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Implementing Java Serializable and Externalizable

A class often needs to implement the java.io.Serializable interface; native Java serialization is the easiest way to do serialization.

Let’s take a look at the example code below for Java Serializable.

public class Employee implements Serializable {
    private static final long serialVersionUID = 1L;
    private String surname;

    public Employee( String surname ) {
        this.surname = surname;
    }
}

Here, the fields that are non-static and non-transient are automatically serialized. To eliminate class compatibility issues, it is recommended that you add a serialVersionUID, as shown above. Also, when you are using methods that perform byte-content comparisons, such as IMap.replace(), and if byte-content of equal objects is different, you may face unexpected behaviors. For example, if the class relies on a hash map, the replace method may fail. The reason for this is the hash map is a serialized data structure with unreliable byte-content.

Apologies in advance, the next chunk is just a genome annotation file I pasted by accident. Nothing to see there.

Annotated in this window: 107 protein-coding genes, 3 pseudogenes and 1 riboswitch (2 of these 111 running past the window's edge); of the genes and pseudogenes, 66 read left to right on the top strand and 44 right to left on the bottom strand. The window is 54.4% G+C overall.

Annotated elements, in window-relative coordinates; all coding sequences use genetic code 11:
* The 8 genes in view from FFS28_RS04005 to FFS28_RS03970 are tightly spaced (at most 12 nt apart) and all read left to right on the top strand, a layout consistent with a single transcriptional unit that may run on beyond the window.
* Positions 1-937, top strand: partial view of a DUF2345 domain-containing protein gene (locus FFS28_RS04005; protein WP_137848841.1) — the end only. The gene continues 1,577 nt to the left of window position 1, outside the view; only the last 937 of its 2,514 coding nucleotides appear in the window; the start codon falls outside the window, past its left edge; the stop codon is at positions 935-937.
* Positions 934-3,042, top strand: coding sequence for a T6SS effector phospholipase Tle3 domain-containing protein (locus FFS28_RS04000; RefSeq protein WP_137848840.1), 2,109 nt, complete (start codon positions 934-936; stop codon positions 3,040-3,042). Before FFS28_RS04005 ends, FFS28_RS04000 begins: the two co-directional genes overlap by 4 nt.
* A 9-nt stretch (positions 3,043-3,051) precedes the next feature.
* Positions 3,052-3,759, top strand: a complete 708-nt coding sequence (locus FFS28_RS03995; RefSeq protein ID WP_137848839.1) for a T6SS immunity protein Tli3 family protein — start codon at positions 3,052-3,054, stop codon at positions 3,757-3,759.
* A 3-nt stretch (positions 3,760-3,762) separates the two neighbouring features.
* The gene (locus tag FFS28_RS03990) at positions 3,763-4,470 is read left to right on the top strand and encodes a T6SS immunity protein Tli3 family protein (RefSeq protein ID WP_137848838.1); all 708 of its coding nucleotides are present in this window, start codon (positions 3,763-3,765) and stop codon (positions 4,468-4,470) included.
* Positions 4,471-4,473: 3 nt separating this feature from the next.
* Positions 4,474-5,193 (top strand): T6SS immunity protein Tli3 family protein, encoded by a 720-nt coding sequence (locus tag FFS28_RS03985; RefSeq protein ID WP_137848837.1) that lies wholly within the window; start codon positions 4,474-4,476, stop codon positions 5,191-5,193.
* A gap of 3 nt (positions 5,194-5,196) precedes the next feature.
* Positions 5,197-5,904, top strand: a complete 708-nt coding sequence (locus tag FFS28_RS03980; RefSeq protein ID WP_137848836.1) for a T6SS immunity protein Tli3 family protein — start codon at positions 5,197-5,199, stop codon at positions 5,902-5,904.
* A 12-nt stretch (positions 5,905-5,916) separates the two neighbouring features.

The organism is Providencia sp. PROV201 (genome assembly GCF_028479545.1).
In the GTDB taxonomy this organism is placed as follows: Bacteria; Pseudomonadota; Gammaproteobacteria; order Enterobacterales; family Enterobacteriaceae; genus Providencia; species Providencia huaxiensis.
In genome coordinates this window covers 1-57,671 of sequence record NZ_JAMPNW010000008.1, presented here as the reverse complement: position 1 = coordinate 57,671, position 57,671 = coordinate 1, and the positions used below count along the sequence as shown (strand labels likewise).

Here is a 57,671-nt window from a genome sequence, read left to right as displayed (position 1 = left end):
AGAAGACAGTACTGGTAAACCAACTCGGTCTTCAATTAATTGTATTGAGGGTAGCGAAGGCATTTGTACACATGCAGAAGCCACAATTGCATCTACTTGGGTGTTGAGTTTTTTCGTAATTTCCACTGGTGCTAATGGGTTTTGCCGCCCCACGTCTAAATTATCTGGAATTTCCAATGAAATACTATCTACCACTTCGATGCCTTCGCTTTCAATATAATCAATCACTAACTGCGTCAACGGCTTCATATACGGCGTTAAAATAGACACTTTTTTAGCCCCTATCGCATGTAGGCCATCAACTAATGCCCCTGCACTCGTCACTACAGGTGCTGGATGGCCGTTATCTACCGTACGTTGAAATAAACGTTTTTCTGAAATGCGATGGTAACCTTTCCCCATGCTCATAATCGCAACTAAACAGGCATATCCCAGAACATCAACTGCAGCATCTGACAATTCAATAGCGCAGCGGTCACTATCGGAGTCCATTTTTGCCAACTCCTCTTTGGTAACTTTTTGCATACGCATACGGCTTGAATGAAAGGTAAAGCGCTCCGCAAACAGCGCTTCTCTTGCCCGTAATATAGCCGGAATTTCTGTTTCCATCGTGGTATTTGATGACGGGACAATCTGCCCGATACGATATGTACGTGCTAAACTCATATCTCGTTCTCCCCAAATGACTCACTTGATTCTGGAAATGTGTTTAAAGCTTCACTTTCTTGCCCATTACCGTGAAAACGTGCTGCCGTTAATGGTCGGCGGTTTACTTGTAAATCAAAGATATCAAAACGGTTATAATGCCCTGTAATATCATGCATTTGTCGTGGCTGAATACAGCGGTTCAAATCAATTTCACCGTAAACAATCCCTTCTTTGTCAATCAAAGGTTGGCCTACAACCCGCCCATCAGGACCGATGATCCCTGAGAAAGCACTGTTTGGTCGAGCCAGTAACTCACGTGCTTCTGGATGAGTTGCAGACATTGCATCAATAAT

Implementing Java Externalizable

Hazelcast also supports java.io.Externalizable. This interface offers more control on the way fields are serialized or deserialized. Compared to native Java serialization, it also can have a positive effect on performance. With java.io.Externalizable, there is no need to add serialVersionUID.

Let’s take a look at the example code below.

public class Employee implements Externalizable {
    private String surname;
    public Employee(String surname) {
        this.surname = surname;
    }

    @Override
    public void readExternal( ObjectInput in )
      throws IOException, ClassNotFoundException {
        this.surname = in.readUTF();
    }

    @Override
    public void writeExternal( ObjectOutput out )
      throws IOException {
        out.writeUTF(surname);
    }
}

You explicitly perform writing and reading of fields. Perform reading in the same order as writing.